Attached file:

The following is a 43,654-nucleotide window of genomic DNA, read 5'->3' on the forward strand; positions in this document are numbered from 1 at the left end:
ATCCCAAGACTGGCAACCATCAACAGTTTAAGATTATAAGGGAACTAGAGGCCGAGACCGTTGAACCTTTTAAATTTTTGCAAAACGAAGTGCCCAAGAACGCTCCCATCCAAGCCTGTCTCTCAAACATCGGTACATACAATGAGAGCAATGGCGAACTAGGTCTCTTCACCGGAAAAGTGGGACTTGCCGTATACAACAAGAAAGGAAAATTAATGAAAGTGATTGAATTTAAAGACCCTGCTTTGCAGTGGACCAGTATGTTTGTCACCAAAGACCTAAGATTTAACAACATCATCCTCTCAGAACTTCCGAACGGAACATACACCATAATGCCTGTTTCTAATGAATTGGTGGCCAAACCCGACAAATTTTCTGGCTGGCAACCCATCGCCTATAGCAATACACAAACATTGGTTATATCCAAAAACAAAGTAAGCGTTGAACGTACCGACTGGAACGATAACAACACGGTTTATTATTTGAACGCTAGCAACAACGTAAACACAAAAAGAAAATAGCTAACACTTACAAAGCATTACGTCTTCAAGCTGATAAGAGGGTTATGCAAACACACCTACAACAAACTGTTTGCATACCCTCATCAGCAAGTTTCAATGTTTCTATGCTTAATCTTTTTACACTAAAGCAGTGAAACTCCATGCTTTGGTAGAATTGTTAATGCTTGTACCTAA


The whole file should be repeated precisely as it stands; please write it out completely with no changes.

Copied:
The following is a 43,654-nucleotide window of genomic DNA, read 5'->3' on the forward strand; positions in this document are numbered from 1 at the left end:
ATCCCAAGACTGGCAACCATCAACAGTTTAAGATTATAAGGGAACTAGAGGCCGAGACCGTTGAACCTTTTAAATTTTTGCAAAACGAAGTGCCCAAGAACGCTCCCATCCAAGCCTGTCTCTCAAACATCGGTACATACAATGAGAGCAATGGCGAACTAGGTCTCTTCACCGGAAAAGTGGGACTTGCCGTATACAACAAGAAAGGAAAATTAATGAAAGTGATTGAATTTAAAGACCCTGCTTTGCAGTGGACCAGTATGTTTGTCACCAAAGACCTAAGATTTAACAACATCATCCTCTCAGAACTTCCGAACGGAACATACACCATAATGCCTGTTTCTAATGAATTGGTGGCCAAACCCGACAAATTTTCTGGCTGGCAACCCATCGCCTATAGCAATACACAAACATTGGTTATATCCAAAAACAAAGTAAGCGTTGAACGTACCGACTGGAACGATAACAACACGGTTTATTATTTGAACGCTAGCAACAACGTAAACACAAAAAGAAAATAGCTAACACTTACAAAGCATTACGTCTTCAAGCTGATAAGAGGGTTATGCAAACACACCTACAACAAACTGTTTGCATACCCTCATCAGCAAGTTTCAATGTTTCTATGCTTAATCTTTTTACACTAAAGCAGTGAAACTCCATGCTTTGGTAGAATTGTTAATGCTTGTACCTAA